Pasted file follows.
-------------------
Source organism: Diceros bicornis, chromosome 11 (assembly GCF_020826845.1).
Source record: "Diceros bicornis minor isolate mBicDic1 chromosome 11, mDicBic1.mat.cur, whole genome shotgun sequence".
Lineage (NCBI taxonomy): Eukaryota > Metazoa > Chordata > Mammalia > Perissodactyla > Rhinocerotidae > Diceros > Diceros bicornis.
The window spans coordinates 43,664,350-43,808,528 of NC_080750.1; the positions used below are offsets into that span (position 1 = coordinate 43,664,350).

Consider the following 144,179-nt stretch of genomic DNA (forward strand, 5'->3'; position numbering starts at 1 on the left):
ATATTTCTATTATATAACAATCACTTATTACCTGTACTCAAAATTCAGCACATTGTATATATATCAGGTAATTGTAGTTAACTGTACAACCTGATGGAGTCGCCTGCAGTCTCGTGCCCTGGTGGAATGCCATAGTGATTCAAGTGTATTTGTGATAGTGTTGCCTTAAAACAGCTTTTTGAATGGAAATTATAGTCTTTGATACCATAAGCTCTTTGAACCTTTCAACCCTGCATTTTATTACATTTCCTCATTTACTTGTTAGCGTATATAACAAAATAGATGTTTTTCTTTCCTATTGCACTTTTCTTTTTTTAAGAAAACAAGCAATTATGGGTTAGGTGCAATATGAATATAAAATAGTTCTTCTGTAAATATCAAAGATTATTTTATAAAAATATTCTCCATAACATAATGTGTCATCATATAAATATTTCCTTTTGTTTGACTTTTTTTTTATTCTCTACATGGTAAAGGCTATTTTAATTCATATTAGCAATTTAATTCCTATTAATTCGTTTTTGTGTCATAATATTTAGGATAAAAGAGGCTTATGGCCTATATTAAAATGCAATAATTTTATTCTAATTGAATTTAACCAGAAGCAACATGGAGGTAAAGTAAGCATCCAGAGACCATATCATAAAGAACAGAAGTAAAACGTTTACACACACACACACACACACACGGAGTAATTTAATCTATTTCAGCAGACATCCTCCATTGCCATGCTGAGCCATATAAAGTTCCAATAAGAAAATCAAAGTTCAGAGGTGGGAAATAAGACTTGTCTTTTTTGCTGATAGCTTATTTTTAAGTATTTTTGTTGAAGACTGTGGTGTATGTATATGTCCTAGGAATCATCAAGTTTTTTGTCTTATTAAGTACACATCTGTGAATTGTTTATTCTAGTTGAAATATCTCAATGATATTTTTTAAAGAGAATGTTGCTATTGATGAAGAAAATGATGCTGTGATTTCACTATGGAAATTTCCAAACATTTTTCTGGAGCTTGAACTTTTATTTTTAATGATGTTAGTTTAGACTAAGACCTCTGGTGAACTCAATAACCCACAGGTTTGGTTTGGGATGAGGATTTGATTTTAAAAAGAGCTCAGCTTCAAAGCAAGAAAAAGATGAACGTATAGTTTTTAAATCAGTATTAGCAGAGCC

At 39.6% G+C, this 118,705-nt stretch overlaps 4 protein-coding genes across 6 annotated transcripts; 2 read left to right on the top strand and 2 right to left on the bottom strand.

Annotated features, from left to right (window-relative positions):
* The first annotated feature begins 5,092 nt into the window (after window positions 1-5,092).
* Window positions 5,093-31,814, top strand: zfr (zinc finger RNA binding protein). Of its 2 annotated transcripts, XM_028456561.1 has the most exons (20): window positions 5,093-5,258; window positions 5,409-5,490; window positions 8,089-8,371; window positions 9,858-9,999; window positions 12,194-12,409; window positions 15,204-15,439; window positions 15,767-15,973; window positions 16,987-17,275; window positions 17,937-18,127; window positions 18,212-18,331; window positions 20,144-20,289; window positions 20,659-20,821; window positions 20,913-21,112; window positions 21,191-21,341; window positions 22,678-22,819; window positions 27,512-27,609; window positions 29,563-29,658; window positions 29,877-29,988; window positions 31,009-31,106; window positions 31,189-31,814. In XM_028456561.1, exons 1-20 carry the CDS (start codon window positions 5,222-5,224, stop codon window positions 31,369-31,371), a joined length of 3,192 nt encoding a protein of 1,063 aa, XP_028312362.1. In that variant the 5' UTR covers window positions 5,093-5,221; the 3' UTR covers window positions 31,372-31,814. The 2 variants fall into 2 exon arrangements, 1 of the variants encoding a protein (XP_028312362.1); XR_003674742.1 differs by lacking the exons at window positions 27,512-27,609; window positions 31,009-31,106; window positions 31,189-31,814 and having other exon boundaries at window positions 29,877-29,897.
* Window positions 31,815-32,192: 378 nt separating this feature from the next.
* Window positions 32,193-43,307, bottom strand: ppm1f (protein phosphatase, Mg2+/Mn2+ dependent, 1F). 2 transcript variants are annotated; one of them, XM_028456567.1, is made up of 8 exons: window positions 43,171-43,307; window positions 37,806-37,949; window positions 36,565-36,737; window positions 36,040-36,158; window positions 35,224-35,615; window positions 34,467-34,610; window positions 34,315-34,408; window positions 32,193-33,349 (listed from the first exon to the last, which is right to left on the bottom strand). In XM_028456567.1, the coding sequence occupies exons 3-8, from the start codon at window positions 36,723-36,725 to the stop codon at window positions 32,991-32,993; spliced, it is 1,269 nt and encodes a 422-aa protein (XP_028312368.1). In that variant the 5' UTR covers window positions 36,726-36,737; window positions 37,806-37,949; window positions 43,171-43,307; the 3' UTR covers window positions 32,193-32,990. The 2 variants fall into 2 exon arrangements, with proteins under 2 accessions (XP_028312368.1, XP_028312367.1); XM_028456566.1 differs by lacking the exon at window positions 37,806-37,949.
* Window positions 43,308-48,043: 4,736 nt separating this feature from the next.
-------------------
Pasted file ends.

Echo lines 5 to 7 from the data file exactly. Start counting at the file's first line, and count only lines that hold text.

Consider the following 144,179-nt stretch of genomic DNA (forward strand, 5'->3'; position numbering starts at 1 on the left):
ATATTTCTATTATATAACAATCACTTATTACCTGTACTCAAAATTCAGCACATTGTATATATATCAGGTAATTGTAGTTAACTGTACAACCTGATGGAGTCGCCTGCAGTCTCGTGCCCTGGTGGAATGCCATAGTGATTCAAGTGTATTTGTGATAGTGTTGCCTTAAAACAGCTTTTTGAATGGAAATTATAGTCTTTGATACCATAAGCTCTTTGAACCTTTCAACCCTGCATTTTATTACATTTCCTCATTTACTTGTTAGCGTATATAACAAAATAGATGTTTTTCTTTCCTATTGCACTTTTCTTTTTTTAAGAAAACAAGCAATTATGGGTTAGGTGCAATATGAATATAAAATAGTTCTTCTGTAAATATCAAAGATTATTTTATAAAAATATTCTCCATAACATAATGTGTCATCATATAAATATTTCCTTTTGTTTGACTTTTTTTTTATTCTCTACATGGTAAAGGCTATTTTAATTCATATTAGCAATTTAATTCCTATTAATTCGTTTTTGTGTCATAATATTTAGGATAAAAGAGGCTTATGGCCTATATTAAAATGCAATAATTTTATTCTAATTGAATTTAACCAGAAGCAACATGGAGGTAAAGTAAGCATCCAGAGACCATATCATAAAGAACAGAAGTAAAACGTTTACACACACACACACACACACACGGAGTAATTTAATCTATTTCAGCAGACATCCTCCATTGCCATGCTGAGCCATATAAAGTTCCAATAAGAAAATCAAAGTTCAGAGGTGGGAAATAAGACTTGTCTTTTTTGCTGATAGCTTATTTTTAAGTATTTTTGTTGAAGACTGTGGTGTATGTATATGTCCTAGGAATCATCAAGTTTTTTGTCTTATTAAGTACACATCTGTGAATTGTTTATTCTAGTTGAAATATCTCAATGATATTTTTTAAAGAGAATGTTGCTATTGATGAAGAAAATGATGCTGTGATTTCACTATGGAAATTTCCAAACATTTTTCTGGAGCTTGAACTTTTATTTTTAATGATGTTAGTTTAGACTAAGACCTCTGGTGAACTCAATAACCCACAGGTTTGGTTTGGGATGAGGATTTGATTTTAAAAAGAGCTCAGCTTCAAAGCAAGAAAAAGATGAACGTATAGTTTTTAAATCAGTATTAGCAGAGCC

At 39.6% G+C, this 118,705-nt stretch overlaps 4 protein-coding genes across 6 annotated transcripts; 2 read left to right on the top strand and 2 right to left on the bottom strand.